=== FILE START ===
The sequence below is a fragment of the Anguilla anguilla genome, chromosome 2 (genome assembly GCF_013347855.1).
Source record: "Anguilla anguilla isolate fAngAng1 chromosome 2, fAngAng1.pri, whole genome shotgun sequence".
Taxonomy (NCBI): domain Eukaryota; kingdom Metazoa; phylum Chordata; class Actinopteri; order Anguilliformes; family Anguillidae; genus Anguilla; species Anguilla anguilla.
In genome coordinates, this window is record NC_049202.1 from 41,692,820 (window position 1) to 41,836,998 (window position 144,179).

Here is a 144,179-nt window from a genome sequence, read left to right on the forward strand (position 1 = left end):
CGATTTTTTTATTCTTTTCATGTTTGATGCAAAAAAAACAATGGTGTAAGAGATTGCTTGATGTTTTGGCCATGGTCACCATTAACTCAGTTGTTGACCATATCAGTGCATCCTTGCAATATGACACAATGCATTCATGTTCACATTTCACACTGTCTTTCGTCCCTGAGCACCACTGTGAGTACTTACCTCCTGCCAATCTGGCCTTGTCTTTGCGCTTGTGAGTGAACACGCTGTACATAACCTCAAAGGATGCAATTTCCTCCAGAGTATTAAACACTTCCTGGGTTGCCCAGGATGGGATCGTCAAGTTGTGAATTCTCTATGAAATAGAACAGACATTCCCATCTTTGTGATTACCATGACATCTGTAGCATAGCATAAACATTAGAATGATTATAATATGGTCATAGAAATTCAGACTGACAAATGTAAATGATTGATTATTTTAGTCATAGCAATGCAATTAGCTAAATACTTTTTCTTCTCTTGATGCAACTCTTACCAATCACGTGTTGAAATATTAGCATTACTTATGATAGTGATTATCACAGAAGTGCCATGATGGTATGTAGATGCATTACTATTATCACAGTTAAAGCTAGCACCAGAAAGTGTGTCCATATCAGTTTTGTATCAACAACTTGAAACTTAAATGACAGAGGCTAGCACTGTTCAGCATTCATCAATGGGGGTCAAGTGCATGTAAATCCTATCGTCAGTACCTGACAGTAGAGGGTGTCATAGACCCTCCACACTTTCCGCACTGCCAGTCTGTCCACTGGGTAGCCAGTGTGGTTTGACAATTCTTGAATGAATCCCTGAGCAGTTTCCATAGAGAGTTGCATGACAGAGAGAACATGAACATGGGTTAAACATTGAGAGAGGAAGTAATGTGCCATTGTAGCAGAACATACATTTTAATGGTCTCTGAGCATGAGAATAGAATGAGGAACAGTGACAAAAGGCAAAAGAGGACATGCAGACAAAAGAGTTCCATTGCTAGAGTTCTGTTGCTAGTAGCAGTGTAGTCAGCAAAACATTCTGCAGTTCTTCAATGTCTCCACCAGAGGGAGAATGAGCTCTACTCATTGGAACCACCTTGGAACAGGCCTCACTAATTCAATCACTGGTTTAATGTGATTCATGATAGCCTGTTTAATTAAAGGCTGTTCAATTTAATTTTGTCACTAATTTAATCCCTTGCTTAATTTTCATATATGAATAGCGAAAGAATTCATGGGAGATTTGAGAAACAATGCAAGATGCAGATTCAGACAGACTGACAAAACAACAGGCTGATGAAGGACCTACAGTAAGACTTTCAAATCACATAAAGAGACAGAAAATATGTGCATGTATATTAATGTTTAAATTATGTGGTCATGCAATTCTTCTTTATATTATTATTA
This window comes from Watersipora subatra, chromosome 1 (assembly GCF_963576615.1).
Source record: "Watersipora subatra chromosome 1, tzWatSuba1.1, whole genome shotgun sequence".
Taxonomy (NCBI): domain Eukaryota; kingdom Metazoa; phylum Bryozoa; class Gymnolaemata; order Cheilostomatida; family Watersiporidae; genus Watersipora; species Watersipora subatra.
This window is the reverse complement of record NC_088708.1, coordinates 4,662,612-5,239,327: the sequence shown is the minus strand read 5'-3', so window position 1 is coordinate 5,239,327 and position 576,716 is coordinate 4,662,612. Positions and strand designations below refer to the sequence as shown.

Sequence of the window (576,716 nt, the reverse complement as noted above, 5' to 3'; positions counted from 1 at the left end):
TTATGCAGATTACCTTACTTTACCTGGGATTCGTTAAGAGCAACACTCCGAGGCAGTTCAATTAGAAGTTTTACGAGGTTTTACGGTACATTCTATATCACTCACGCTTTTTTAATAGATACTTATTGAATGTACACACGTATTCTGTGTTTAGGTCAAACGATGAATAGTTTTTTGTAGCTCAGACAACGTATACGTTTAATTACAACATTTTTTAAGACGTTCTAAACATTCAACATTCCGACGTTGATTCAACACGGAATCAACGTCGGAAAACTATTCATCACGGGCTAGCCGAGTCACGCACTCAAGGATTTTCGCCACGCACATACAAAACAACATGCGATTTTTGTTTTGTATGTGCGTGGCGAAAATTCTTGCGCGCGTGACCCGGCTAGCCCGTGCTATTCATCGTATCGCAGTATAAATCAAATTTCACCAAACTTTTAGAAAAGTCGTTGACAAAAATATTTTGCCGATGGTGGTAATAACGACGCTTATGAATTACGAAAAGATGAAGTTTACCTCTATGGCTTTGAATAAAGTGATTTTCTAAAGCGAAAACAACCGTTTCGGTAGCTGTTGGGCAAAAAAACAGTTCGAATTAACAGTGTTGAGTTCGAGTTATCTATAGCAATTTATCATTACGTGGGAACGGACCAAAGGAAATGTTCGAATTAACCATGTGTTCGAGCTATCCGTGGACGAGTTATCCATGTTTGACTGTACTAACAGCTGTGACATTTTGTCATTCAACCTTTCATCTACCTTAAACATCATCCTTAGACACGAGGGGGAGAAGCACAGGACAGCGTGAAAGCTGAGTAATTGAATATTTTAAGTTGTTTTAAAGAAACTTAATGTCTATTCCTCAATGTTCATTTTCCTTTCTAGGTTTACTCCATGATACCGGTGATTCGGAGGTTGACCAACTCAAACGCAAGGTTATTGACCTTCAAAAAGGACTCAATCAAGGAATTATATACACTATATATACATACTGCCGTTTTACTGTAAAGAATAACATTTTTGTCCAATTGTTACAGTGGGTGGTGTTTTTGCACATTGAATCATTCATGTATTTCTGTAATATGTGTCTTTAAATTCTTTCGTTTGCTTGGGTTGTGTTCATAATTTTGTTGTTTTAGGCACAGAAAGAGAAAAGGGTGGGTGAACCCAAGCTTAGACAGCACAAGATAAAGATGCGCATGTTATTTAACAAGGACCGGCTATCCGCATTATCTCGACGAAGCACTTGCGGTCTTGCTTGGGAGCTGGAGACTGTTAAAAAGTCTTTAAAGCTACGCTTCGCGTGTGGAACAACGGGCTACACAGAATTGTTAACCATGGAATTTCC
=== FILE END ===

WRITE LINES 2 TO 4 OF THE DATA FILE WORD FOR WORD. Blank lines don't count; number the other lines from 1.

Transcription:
Source record: "Anguilla anguilla isolate fAngAng1 chromosome 2, fAngAng1.pri, whole genome shotgun sequence".
Taxonomy (NCBI): domain Eukaryota; kingdom Metazoa; phylum Chordata; class Actinopteri; order Anguilliformes; family Anguillidae; genus Anguilla; species Anguilla anguilla.
In genome coordinates, this window is record NC_049202.1 from 41,692,820 (window position 1) to 41,836,998 (window position 144,179).